For example, in one game, I hade a staff made of a cursed gold called "faegold" that could invoke cataclysms. Before its last user perished, he set into motion a cataclysm that would end the world if not stopped. The stop it, the staff must be destroyed. But it can only be destroyed by an artifact that can only be wielded by members of the true blood of the royal family. There are only two more members of this family, and one is not sympathetic to their cause -- he is a priest of an evil god who actually set this whole situation up as a massive sacrifice that will significantly help his status in the lower planes. So what the party had to (in theory) do was find his exiled sister and help her to destroy the staff, which was a campaign in and of itself.

    It never happened. I had totally forgotten that the party had the means to gate things to another plane. The sent the staff to the plane of water, temporarily anulling the crisis.

    This pretty much scrapped the tenative story arc I had in my head. But that's okay. The party's way of dealing with the problem with have some other consequences I can use in the future, and it spun the campaign off in a fresh direction. That is one major element that RPGs can give you that movies and novels can't.
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  • #10
    My approach think globally then use'Templates'
    A story is made up of 3 things (ie Templates) - Setting (Map), Events and Characters. The interaction of Characters and Events creates the story


    1 Think up an Uber plot
    2 Generate the important participants (NPC), Sites, Monsters and their backgrounds (motives, relationships with others, cohorts, families, allies and enemies)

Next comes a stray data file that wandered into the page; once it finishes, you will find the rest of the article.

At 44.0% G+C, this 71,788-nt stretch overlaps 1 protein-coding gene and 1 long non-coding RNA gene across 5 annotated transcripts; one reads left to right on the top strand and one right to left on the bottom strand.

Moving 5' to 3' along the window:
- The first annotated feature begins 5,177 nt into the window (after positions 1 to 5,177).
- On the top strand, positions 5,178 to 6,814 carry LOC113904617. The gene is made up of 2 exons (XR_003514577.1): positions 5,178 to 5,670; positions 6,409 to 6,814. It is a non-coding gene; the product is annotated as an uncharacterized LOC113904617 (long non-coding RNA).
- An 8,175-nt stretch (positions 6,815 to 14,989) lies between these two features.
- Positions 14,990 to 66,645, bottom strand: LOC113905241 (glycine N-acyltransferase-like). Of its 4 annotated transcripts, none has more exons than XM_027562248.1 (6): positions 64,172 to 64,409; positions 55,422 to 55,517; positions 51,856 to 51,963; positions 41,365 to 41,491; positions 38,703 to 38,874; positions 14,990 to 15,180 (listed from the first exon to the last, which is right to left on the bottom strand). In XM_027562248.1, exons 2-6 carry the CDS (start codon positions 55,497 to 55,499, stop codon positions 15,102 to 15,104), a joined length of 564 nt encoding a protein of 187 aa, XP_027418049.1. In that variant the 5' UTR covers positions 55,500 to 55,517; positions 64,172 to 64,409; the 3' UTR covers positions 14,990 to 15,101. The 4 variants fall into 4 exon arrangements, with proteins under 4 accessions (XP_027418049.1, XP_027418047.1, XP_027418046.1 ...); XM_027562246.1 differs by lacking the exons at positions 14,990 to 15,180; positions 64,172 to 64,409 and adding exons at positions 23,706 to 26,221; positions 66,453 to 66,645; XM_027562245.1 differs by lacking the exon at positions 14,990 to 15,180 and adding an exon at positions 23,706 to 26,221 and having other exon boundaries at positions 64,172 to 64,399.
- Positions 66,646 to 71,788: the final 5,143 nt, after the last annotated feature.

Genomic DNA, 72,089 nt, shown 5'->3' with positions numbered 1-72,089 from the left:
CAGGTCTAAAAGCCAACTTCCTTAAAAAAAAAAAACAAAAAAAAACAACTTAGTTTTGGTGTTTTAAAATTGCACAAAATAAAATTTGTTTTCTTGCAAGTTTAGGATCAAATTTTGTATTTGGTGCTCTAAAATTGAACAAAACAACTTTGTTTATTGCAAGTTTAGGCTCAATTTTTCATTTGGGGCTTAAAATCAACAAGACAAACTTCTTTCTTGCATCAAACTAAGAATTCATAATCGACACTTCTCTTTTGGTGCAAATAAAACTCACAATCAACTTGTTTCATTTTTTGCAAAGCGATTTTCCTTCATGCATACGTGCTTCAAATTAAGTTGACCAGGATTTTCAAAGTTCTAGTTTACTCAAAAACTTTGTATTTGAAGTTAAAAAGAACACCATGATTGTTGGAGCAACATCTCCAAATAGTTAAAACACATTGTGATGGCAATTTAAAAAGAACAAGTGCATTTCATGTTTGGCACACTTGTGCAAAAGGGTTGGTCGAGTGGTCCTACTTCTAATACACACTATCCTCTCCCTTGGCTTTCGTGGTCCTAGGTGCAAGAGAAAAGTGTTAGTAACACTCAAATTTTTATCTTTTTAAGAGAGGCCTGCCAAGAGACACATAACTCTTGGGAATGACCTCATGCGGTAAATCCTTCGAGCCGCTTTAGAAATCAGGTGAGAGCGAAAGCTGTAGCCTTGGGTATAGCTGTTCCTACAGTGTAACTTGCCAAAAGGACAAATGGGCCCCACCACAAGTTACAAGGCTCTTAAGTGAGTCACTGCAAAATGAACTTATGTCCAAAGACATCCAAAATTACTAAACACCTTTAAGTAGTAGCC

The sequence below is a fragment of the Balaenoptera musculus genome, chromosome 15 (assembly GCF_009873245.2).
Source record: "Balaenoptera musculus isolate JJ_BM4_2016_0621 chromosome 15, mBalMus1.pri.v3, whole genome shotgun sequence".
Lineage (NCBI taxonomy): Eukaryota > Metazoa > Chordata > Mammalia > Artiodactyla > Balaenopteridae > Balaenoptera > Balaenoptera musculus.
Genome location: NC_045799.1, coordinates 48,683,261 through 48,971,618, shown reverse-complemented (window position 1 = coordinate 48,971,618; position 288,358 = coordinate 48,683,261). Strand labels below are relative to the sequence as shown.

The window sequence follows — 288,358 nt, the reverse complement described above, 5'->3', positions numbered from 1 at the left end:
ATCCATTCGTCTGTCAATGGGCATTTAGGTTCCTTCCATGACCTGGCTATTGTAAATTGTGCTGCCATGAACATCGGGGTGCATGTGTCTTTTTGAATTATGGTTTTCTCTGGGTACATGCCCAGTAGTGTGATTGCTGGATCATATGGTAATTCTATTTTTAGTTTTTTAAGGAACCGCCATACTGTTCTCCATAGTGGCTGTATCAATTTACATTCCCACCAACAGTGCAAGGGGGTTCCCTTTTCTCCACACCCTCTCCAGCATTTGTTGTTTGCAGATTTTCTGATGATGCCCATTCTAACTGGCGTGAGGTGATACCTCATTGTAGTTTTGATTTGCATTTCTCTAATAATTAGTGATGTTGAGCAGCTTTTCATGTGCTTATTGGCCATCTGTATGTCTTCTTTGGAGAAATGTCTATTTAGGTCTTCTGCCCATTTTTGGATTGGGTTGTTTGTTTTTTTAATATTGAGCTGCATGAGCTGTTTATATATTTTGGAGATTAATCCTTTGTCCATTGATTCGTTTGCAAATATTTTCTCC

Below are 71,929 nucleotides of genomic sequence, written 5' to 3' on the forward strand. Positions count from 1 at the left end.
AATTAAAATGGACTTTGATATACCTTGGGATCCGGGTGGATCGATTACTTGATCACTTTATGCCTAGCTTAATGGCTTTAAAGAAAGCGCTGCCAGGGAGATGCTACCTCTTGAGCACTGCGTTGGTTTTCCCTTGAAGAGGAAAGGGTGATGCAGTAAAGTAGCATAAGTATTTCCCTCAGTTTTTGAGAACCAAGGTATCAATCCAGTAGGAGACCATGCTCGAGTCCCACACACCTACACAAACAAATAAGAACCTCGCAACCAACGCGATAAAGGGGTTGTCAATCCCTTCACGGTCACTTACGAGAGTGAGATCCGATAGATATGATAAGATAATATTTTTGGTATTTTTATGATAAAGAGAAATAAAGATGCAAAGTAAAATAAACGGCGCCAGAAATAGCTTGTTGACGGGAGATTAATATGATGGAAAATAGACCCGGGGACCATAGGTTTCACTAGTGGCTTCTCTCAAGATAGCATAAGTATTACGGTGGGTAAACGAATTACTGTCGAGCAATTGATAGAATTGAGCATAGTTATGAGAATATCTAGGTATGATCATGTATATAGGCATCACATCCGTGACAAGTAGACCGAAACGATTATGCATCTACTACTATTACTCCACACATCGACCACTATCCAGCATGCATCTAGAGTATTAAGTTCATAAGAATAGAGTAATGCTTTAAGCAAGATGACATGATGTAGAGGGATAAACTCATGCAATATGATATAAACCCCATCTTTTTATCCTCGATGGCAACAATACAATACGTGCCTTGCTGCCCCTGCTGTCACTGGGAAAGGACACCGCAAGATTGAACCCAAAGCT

3 Work out how the seperate elements of the plot and setting might be related - eg I have goblins, ogres, gnomes and Sahuagin as the main humanoids in this region. OK Goblins are slaves living in fear of the ogres. Gnomes are numerous sometimes encounter goblins and tend to avoid ogres entirely.
    Sahuagin are raiders who attack the coast but otherwise don't interact.


    SETTING
    3Generate Map (Geographic and Ecological features)
    4 Divide map into sectors and populate with NPCs and creature ecologies

    EVENTS
    5 Create plot events and random events which make sense to the adventure/ecology/region
    6 place 'plot events' (episodes) in a few selected sectors
    7 place random events in the other sectors (at least 4)
    8 sprinkle info/clues, PC enhancers (useful items and bonus 'powerups') amongst the random events (this helps to link random stuff to the uber plot)

    CHARACTERS
    9 Tell players where they are and get the Players to determine WHY the PCs are 'here, now" (players are now focussed on their own goals - work these into the random events and even the plot where possible)

    10. Play - let the PCs explore the whole 'map region' encountering events (hopefully they will hit upon a Plot event which will lead them on to completing the planned Adventure), HOWEVER be ready to improvise (this is where creating NPC backgrounds, and ecolgies is handy). Remeber though that even random events should give clues linked to the plot events and hopefully steer PCs that way

    NB
    Remember that Events 'Templates' can be moved and layed over different settings (map sectors) as required

    Always have some subadventure idea handy just incase the PCs decide to ignore the plot and follw a random encounter instead